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A look at Mulberry's plans to develop world's 'lowest carbon leather'

A person  rests their hand and mobile phone on their designer Mulberry bag, whilst messaging on their phone.

Mulberry has always offered repair for its bags. The company's new sustainability strategy aims to further extend the life of its bags.

Pranav Kukreja

Mulberry this week published a sweeping new sustainability strategy that sets out how the iconic handbag brand intends to transform its business to deliver a regenerative and circular business model "from field to wardrobe" by the end of the decade.

Among the commitments unveiled by the British fashion designer are pledges to develop the world's lowest carbon leather, pioneer a "hyper-transparent" supply chain model and achieve net-zero across its operations and supply chain by 2035 with some use of offsets.

"Our manifesto is based on three things," Thierry Andretta, chief executive of Mulberry, told BusinessGreen last week. "It is based on regenerative agriculture, it's based on sourcing transparency — because we think consumers are asking for that — and it's based on zero [emission] manufacturing."

The firm will achieve its net-zero target by sourcing leather made at organic, environmentally responsible farms that have achieved carbon neutrality and are not contributing to deforestation, he said, while simultaneously taking steps to reduce the emissions of its manufacturing processes and shipping.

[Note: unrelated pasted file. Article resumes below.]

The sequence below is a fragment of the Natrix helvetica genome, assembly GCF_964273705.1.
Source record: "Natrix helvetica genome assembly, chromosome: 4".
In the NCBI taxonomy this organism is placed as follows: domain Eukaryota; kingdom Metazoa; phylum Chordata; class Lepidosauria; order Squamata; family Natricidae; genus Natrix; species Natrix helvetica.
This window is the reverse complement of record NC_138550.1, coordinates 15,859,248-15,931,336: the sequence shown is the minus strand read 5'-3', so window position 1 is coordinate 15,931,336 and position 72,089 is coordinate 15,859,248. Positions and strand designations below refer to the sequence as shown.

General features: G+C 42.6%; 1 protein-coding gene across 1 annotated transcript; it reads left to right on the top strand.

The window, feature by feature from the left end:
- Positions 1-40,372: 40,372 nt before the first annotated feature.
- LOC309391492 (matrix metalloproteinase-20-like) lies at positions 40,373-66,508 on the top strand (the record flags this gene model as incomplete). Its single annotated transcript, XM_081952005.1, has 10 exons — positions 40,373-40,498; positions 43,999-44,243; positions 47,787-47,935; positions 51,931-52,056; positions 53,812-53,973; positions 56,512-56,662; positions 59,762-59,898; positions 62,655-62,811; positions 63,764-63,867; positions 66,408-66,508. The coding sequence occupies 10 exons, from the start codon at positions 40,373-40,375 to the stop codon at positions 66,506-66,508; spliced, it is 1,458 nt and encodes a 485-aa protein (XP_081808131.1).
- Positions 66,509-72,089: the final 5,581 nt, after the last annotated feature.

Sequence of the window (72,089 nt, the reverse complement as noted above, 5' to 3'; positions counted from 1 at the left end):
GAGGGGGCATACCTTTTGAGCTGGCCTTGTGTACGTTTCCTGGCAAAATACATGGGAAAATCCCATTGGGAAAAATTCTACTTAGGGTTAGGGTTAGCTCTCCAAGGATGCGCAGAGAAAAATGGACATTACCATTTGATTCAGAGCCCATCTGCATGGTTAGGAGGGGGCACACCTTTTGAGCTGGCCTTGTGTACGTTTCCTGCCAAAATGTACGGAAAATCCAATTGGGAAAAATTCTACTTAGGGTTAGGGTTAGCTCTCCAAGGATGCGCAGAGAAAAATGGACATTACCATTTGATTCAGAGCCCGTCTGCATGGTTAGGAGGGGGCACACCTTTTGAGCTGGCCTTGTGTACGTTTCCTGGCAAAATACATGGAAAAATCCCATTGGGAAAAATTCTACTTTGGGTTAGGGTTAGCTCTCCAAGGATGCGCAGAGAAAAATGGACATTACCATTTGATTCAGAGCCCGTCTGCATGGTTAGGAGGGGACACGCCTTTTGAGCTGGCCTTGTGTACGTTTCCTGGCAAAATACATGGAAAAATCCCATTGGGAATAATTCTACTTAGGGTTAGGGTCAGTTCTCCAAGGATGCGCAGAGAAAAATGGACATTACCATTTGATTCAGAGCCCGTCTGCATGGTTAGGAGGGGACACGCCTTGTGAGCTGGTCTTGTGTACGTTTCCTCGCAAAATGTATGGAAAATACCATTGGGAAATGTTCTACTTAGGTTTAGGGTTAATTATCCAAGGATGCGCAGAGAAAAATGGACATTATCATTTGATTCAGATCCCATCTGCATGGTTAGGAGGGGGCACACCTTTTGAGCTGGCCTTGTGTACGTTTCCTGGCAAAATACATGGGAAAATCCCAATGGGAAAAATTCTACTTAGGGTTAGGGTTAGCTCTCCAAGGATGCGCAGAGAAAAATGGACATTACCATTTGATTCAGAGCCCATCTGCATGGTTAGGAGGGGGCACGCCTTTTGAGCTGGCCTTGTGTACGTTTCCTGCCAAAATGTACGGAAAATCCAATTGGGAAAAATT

Andretta admitted the company may explore alternatives to leather in the future, but stressed the "reality" is that the market still wants real leather goods. "So we want to be the one above the line pushing the boundaries to the extreme level of how you can respect environment... and go back to a regenerative agriculture," he said.

Work will start on emissions reduction in earnest after the results of the firm's first carbon audit are published this summer, he added, noting the firm plans to report annually on its emissions from 2022.

Our manifesto is based on 3 things. It is based on regenerative agriculture, it's based on sourcing transparency — because we think consumers are asking for that — and it's based on zero [emission] manufacturing.

While fashion brands' supply chains are notoriously complex and opaque, the firm claims it will benefit from having more than 50 percent of its manufacturing already in the U.K. "We're able to control that in a very direct manner," Charlotte O'Sullivan, global marketing and digital director at Mulberry, told BusinessGreen. Offsets will be required in the short and medium term, she said, largely to counter the firm's logistics footprint. "While all of it is is obviously challenging, logistics is probably the element that we have the least direct control of," she explained.

In addition to its plans to reduce the footprint of new handbags, the firm also has made a number of pledges designed to keep Mulberry bags in circulation for longer, this week vowing to repair, buy back, resell and repurpose all the bags it sells.  

Mulberry always has offered customers a lifetime service guarantee on its bags and claims to repair more than 10,000 bags every year for customers at a factory in Somerset. However, its new sustainability strategy aims to further extend the life of its bags and this week the brand will launch a dedicated resale section on its website, the Mulberry Exchange, which will allow customers to sell their used bags back to the company in exchange for a credit with the firm. Meanwhile, a partnership with pre-owned fashion online retailer Vestiare Collective provides another outlet for sales of used bags, according to the company. These schemes build on the success of a physical buy back and resell pilot launched in flagship stores in London and New York last year, it said.